This inner character of Lincoln was made of a sharp, brilliant mind, gifted speech, a will persistently focussed on the purpose and above all an extremely magnanimous heart—all the qualities of a born leader.

We will not enter into the perennial debate on whether a leader is born or made? In the integral perspective it is both. In every human being, there is an external personality and an inner being. The external self is mostly shaped by the outer environment and genetics, and the inner being contains the accumulated result of our past evolution through many births. Both these external and inner being can grow and develop through a process of unconscious natural evolution and a self-directed conscious evolution, through education, experience and discipline. However, the inner being of a person is to a certain extent born. A well-developed inner being, the “born” element in a person, can come forward and make itself felt even during childhood or the early years of growth. Most of the great leaders including Lincoln exhibit leadership qualities during their early years of child and youth. Goodwin recounting the childhood days of Lincoln, writes:

Even as a child, Lincoln dreamed heroic dreams. From the outset, he was cognizant of a destiny far beyond that of his unlettered father and hardscrabble childhood. “He was different from those around him,” the historian Douglas Wilson writes. “He knew he was unusually gifted and had great potential.” To the eyes of his schoolmates, Lincoln was “clearly exceptional,” Lincoln biographer David Donald observes, “and he carried away from his brief schooling the self-confidence of a man who has never met his intellectual equal.” His mind and ambition, his childhood friend Nathaniel Grigsby recalled, “Soared above us. He naturally assumed the leadership of the boys. He read & thoroughly read his books whilst we played. Hence he was above us and became our guide and leader.”

The sadness in Lincoln’s personality is predominantly external, probably the result of his hard and difficult childhood and youth, but as the reporter Horace White observed when Lincoln speaks his inner being came into the front animating his outer self.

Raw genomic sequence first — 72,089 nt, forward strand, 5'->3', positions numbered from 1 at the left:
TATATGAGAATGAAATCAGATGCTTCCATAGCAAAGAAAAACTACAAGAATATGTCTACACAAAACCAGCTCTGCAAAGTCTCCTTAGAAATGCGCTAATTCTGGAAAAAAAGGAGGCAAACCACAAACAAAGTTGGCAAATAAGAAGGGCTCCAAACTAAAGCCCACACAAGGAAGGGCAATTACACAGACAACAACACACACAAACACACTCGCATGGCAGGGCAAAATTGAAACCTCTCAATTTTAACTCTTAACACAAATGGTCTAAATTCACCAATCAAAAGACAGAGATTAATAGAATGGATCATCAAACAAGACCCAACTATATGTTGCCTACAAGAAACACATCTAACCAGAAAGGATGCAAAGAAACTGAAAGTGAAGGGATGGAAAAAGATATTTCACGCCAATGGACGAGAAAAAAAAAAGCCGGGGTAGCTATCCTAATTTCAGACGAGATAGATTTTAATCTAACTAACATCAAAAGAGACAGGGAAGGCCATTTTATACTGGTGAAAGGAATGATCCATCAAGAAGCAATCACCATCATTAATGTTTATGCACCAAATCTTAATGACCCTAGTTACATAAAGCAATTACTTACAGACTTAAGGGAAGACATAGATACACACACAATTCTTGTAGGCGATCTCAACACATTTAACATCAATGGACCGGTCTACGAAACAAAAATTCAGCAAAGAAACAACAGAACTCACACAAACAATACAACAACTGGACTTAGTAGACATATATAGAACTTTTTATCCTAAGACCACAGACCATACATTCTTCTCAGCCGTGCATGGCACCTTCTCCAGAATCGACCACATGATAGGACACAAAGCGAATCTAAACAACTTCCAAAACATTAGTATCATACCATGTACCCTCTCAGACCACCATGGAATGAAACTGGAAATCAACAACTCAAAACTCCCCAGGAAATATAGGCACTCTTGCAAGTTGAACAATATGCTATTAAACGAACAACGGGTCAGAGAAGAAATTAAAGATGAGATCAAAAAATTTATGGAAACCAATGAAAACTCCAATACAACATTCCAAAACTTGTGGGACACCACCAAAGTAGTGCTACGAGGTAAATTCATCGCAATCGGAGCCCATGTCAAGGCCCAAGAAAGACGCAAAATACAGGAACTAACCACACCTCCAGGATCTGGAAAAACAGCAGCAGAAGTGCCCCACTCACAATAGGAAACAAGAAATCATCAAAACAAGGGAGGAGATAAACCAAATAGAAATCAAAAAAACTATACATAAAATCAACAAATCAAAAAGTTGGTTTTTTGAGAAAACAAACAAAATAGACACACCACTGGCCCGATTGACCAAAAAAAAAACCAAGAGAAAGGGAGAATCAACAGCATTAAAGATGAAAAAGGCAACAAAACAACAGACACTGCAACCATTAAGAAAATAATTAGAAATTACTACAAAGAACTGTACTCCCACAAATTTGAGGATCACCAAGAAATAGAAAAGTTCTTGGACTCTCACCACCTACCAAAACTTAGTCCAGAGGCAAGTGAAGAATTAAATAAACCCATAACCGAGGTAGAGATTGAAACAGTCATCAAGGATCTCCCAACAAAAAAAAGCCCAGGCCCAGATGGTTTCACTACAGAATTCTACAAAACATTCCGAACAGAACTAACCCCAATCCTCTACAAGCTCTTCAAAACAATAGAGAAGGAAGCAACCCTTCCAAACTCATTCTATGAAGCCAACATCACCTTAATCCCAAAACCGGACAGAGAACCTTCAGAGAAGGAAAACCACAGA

Leading from the Heart

Lincoln was endowed with a keen and wide intelligence, but he was not an intellectual by temperament. He was basically a man of action who led from his heart. One of the most prominent qualities of his personality, which made him an endearing leader, is his Himalayan magnanimity, which his cabinet colleague, Stanton, describes as “superhuman.” This superlative appreciation of Stanton was perhaps based on his own experience of Lincoln’s magnanimity. Stanton was a professional rival of Lincoln. When Lincoln was pursuing his career as a lawyer, Stanton deprived Lincoln of a lucrative offer from a client, by talking ill of Lincoln and persuading the client to give the assignment to him. Stanton told the client: “Why did you bring that long-armed Ape here–he does not know anything and do no good.” However, Lincoln remained in the court to see Stanton representing his client. Lincoln listened with rapt attention and was very much impressed by Stanton’s talent as a lawyer and his dedication to his profession and his client. Later, when Lincoln became president and met Stanton after six years, he offered Stanton the most powerful and important post as the Secretary of War.

Goodwin regards this “singular ability to transcend personal vendetta, humiliation or bitterness” as one of the great leadership qualities of Lincoln. Stanton was won over by Lincoln’s magnanimity and “   come to respect and love Lincoln more than any other person outside of his immediate family.” Lincoln’s magnanimity was not confined to his VIP colleagues, but flowed equally to people in all the levels of the economic, social and political hierarchy. Here is an interesting episode recounted by Goodwin: